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SACRAMENTO — Students who act out in school will be staying put in their classrooms thanks to a new bill signed into law by Gov. Gavin Newsom Monday.

Senate Bill 419 bans elementary and middle schools from suspending students for “willful defiance.”

“Students who are being resistant in a non-violent way, perhaps verbally, talking back to the teacher or not responding to a command,” said Troy Flint, a spokesman for the California School Boards Association.

Flint said CSBA backs the bill because of growing evidence that students of color and those with disabilities are being punished more often for acting out.

“It’s really important because when kids aren’t in school, they’re not learning,” Flint told FOX40.

Data from the California Department of Education shows while black students make up just under 6% of the school population, they account for nearly 16% of all “willful defiance” suspensions.

Some worry instituting a ban without requiring more training for teachers simply will not work.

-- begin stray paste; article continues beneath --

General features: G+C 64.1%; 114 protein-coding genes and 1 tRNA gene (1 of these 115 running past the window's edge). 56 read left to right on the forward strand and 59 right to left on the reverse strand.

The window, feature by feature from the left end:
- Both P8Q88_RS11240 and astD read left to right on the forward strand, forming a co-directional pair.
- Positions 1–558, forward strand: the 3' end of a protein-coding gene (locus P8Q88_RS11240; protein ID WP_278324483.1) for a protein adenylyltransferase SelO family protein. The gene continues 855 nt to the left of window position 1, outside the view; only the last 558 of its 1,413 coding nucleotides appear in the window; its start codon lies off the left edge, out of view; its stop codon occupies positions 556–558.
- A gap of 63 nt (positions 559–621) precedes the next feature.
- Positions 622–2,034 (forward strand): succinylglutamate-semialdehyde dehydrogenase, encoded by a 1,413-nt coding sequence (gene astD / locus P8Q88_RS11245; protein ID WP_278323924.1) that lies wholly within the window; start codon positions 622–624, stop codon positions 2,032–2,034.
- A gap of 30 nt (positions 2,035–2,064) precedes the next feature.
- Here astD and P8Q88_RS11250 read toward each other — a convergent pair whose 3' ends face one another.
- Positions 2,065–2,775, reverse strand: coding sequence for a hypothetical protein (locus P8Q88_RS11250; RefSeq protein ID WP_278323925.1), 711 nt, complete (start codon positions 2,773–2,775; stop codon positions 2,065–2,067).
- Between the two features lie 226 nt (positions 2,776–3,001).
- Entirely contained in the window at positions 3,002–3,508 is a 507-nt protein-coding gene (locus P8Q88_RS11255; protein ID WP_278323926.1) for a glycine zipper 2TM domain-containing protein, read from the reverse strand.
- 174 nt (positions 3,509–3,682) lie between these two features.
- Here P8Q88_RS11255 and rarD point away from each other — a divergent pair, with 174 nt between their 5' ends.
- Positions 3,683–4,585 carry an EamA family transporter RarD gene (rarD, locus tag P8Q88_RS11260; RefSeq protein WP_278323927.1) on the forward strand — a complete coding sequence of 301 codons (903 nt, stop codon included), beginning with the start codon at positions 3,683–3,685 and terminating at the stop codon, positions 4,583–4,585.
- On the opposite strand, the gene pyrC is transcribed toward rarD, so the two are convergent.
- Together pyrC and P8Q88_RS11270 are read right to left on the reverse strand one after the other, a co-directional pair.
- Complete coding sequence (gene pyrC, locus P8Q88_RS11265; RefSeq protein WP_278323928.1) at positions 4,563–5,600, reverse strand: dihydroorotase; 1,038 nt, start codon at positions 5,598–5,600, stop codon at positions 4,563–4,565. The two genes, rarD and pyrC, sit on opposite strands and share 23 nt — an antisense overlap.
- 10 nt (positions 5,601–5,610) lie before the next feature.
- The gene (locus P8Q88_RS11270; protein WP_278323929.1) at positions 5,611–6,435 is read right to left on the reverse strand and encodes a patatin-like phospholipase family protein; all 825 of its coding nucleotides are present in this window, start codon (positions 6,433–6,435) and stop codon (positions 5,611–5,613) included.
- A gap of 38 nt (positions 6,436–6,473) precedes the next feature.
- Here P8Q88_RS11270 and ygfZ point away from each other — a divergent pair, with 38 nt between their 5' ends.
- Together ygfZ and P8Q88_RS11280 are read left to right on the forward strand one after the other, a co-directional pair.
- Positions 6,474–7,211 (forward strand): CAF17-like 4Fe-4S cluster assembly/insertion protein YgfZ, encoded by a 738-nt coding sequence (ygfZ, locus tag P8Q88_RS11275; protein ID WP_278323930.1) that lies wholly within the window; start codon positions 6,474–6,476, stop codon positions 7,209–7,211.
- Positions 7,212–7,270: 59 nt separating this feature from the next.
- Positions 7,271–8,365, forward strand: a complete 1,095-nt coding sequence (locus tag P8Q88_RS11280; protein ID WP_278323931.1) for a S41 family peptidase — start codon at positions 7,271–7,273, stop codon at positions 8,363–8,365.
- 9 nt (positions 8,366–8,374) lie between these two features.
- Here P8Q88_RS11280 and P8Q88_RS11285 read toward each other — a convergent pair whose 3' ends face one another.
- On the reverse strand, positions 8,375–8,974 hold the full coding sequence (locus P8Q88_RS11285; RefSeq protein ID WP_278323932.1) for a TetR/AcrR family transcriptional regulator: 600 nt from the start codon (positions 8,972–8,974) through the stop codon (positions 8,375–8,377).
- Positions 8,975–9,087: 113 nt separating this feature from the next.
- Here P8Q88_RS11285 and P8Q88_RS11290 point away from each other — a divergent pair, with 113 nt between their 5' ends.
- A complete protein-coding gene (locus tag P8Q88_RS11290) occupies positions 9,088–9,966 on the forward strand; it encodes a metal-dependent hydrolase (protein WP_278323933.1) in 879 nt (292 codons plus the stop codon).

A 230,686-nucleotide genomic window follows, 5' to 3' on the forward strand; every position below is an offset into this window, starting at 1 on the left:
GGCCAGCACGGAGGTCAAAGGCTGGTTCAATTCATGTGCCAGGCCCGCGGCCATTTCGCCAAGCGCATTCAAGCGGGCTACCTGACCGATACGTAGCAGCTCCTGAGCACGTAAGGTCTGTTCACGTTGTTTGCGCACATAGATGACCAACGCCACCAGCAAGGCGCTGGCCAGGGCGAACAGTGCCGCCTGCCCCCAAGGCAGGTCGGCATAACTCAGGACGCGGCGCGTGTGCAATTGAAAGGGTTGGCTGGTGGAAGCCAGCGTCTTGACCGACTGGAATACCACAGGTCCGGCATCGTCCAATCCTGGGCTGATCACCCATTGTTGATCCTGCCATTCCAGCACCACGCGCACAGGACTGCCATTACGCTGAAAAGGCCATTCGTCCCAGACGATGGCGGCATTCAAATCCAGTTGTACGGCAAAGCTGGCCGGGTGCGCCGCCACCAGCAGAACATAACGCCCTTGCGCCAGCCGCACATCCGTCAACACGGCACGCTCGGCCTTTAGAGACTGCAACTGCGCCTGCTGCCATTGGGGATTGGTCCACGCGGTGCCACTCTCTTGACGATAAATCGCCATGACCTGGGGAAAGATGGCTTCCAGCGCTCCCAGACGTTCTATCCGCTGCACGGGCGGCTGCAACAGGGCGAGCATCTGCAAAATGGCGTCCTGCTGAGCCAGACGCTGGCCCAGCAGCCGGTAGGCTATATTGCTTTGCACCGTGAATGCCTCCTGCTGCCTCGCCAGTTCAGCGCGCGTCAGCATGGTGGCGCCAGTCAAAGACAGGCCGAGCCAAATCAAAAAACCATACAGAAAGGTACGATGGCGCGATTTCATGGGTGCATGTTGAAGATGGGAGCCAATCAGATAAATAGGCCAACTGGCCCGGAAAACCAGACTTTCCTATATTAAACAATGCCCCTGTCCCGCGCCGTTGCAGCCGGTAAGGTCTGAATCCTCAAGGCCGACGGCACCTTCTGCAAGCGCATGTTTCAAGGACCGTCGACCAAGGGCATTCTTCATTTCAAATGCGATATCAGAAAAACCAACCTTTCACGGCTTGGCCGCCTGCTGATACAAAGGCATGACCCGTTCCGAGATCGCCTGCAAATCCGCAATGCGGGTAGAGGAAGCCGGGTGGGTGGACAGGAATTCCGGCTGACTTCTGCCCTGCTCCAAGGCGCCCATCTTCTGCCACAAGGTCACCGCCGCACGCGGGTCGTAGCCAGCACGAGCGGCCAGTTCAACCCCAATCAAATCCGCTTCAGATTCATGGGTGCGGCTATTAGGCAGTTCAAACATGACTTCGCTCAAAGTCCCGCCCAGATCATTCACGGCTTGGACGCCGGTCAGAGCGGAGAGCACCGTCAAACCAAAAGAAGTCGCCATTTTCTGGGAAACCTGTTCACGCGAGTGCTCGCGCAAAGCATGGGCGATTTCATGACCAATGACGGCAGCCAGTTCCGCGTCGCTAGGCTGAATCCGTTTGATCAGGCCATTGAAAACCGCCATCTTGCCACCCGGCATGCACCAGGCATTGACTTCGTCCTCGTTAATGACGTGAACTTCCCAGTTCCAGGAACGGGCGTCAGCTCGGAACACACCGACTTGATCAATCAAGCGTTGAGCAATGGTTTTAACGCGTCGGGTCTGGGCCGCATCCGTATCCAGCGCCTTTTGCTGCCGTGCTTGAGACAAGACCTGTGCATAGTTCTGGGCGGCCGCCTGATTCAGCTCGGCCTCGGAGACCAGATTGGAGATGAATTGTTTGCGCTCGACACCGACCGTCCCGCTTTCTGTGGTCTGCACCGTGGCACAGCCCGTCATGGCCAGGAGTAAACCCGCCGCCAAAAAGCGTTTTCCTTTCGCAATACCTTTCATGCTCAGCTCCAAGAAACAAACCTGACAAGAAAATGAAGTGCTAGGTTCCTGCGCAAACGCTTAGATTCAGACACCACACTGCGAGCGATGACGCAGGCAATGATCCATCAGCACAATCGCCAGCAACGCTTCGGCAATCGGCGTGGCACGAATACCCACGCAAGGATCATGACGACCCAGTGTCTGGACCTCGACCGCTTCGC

“It should be done with early academic intervention,” said Nikki Milevski, a school psychologist and the vice president of the Sacramento City Teachers Association. “It should be done with all of our schools being provided with some mental health services for our students, school nurses to have early intervention programs and then training.”

Milevski said school staff needs cultural and implicit bias training to make the legislation work, as well as training on de-escalation techniques other than suspension.

“We need our school districts to prioritize the funding and resources to our school sites to support our students,” she said.

While districts discuss the details of putting this new law into practice, parents are also split on the decision.

“If they do something wrong, they should get in trouble for it. Being suspended, it’s a good thing, you know, so a child learns how to act right,” said parent Tim Summy.

“They’re children. They’re growing and learning. To suspend them from school isn’t helping them at all,” said parent Everett Redington.

The bill goes into effect on July 1, 2020.

For grades six through eight, the ban is somewhat of a trial, so it only lasts through 2025.

This applies to all public and charter schools.